Human Papillomavirus (HPV) is the most common sexually transmitted infection—but it can also be one of the more dangerous. In fact, we have now identified at least 13 strains of the virus that are known to cause cervical cancer. Yes, the HPV virus is seriously disrupting cervical health.
Let’s talk about what is HPV, how it can affect your health, and how you can support your body naturally.
What Is HPV?
Human Papillomavirus is a sexually transmitted infection (STI), meaning it’s contracted through sex—genital, oral, or anal. The virus can also infect your mouth and throat and lead to cancer, as is the case with oral HPV.
HPV isn’t just one virus. In fact, there are nearly 150 known strains of HPV.
The thing about HPV unlike other sexually transmitted infections is that it is super common. HPV is so prevalent that nearly all sexually active adults have at least one strain. It’s highly likely that you or someone you know has HPV.
Papilloma means “wart” in medicine, but not every strain of HPV actually causes warts you can see, as is the case in subclinical HPV.
There are two types of HPV: low-risk and high-risk strains. Low-risk generally causes genital warts or no symptoms. High-risk can cause cervical.
HPV 6 and HPV 11 are responsible for about 90% of genital warts. If you have visible warts, it’s likely you’re carrying the low-risk HPV 6 or 11.
Whereas, HPV 16 and 18 cause nearly 66% of cervical cancers in the U.S. There are 13 total strains of HPV known to cause cancer. The type of HPV that causes warts has not be found to cause cancer.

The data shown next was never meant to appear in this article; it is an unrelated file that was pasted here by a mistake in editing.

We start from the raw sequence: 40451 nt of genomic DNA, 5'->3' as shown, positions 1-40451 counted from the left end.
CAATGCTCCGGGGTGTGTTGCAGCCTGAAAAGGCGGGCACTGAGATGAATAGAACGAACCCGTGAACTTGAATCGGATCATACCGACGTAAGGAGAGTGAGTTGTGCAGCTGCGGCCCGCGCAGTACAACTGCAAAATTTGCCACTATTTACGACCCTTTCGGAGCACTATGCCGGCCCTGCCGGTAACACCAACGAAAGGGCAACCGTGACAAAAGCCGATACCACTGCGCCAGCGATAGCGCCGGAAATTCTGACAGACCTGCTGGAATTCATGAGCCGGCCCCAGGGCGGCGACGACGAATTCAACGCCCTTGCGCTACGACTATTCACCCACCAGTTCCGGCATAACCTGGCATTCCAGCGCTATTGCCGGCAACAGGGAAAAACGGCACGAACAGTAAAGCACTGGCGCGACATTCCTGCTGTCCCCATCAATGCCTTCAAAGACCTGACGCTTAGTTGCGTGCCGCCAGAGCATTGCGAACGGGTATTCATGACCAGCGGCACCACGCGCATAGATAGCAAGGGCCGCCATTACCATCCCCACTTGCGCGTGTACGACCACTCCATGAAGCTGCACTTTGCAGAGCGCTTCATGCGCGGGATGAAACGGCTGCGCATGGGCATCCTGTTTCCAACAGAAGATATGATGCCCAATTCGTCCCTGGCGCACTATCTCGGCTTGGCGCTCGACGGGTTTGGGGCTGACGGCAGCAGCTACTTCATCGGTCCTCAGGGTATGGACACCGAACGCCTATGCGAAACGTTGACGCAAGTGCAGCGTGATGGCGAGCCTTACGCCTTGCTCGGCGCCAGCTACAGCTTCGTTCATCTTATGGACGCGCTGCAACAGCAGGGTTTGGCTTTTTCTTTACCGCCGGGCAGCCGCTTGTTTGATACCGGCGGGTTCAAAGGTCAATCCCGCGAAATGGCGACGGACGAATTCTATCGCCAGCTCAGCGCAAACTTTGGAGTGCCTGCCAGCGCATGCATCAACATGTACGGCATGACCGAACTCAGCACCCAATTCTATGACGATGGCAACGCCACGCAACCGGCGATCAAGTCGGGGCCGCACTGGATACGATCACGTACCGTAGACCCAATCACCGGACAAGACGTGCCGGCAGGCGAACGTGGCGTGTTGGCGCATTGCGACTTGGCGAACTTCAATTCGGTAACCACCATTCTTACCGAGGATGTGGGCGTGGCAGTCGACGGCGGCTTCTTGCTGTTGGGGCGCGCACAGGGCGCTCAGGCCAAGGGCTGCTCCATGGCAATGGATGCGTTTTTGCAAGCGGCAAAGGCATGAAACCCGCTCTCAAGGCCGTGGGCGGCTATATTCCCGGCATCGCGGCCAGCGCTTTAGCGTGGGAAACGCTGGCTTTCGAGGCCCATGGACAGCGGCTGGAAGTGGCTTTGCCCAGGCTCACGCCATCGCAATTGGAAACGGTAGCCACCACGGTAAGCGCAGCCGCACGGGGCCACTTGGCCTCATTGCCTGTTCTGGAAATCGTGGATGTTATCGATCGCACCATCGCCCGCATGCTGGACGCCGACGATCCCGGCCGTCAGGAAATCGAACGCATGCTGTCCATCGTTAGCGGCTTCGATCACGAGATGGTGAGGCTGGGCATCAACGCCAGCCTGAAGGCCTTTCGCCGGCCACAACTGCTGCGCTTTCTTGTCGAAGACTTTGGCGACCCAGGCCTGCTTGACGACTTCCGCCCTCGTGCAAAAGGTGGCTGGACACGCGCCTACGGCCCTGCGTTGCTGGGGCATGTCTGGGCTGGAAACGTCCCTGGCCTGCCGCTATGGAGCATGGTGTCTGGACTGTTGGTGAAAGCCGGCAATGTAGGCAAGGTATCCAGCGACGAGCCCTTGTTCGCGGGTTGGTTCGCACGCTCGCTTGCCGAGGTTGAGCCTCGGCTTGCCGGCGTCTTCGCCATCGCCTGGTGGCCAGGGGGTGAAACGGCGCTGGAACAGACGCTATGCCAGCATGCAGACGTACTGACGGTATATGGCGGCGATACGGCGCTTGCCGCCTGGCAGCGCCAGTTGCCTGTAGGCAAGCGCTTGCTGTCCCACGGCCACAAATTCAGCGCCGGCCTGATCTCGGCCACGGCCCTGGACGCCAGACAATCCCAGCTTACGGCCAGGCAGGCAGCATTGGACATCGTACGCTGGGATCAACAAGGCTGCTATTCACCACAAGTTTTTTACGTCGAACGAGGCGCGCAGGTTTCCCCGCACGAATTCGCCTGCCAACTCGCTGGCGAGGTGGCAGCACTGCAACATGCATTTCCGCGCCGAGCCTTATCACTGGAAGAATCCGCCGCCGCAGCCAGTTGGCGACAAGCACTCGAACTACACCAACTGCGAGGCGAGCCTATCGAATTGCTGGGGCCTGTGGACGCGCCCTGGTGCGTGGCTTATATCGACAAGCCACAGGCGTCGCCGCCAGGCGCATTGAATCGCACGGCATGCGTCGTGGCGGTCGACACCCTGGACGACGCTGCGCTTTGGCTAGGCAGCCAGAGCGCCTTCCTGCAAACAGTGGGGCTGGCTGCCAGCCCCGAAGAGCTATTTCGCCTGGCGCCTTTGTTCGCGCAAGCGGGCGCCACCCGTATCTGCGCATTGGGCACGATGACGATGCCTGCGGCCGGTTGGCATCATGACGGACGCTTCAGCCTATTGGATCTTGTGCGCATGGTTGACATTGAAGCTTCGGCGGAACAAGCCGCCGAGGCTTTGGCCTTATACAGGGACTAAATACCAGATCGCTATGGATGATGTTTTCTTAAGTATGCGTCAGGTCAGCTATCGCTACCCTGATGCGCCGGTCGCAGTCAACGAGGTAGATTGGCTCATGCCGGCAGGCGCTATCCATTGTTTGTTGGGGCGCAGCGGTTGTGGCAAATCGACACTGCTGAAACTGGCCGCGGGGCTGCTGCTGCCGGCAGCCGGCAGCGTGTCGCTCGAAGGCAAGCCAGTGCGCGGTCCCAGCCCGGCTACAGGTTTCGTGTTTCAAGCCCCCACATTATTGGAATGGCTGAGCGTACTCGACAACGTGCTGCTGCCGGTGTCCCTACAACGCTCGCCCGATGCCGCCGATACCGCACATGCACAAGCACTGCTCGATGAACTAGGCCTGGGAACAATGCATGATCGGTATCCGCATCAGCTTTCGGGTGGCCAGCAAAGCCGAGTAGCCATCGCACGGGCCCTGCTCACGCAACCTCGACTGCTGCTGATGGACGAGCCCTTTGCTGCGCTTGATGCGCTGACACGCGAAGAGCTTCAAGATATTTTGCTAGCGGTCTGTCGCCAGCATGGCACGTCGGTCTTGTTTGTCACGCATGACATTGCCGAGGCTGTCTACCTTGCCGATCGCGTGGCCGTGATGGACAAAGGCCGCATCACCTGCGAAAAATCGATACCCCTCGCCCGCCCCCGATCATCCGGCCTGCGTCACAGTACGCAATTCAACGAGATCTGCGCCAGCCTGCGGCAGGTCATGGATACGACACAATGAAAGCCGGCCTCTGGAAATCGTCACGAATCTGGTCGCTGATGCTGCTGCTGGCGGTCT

That’s right. HPV can seriously and dramatically harm your cervical, sexual, and overall health.
Do Birth Control Pills Increase the Risk of Cervical Cancer?
As I explain in Beyond the Pill, there have been studies to show that the risk of cervical cancer increases the longer a woman stays on the pill. There is definitely a correlation, however, the studies haven't been able to show clearly if this is pill related alone or due to increased risk of HPV infection on the pill.
The pill doesn't protect agains HPV and in fact, it may make a woman more susceptible in contracting it. I explain all of this in my book, Beyond the Pill, along with other ways the pill can impact your health.
What Are The Symptoms Of HPV?
“But I can’t have HPV because I don’t have warts!”
- Not all HPV strains cause warts. In fact, the majority of women with HPV only realize they have it once a lab test comes back positive.
- Most HPV strains are asymptomatic, unlike other STIs. This means that you could be carrying the virus without showing any symptoms at all. Men carry it. Women carry it. And they often don’t even know it.
The reality is that HPV could be impacting your cervical health without you realizing it.
Do You Have HPV?
If there are often no symptoms of HPV, how do you know if you have it?
Your gynecologist can test for HPV at the same time as your Pap smear. If you’re over 30 years of age, your doctor will often include HPV testing as part of your cervical cytology, but it is always a good idea to double check that they are testing for this. HPV is typically only tested for in women under 30 following an abnormal pap. More on that soon.
It’s important to note that new HPV infections often occur close to the time a woman begins having intercourse. So, it’s common for women to contract HPV before age 25. But before you start to worry, cervical cancer is extremely rare in our 20’s, which is why medicine takes a conservative approach in most cases. Most women will be able to clear the virus at this age, with the majority of new infections testing negative 6-12 months later.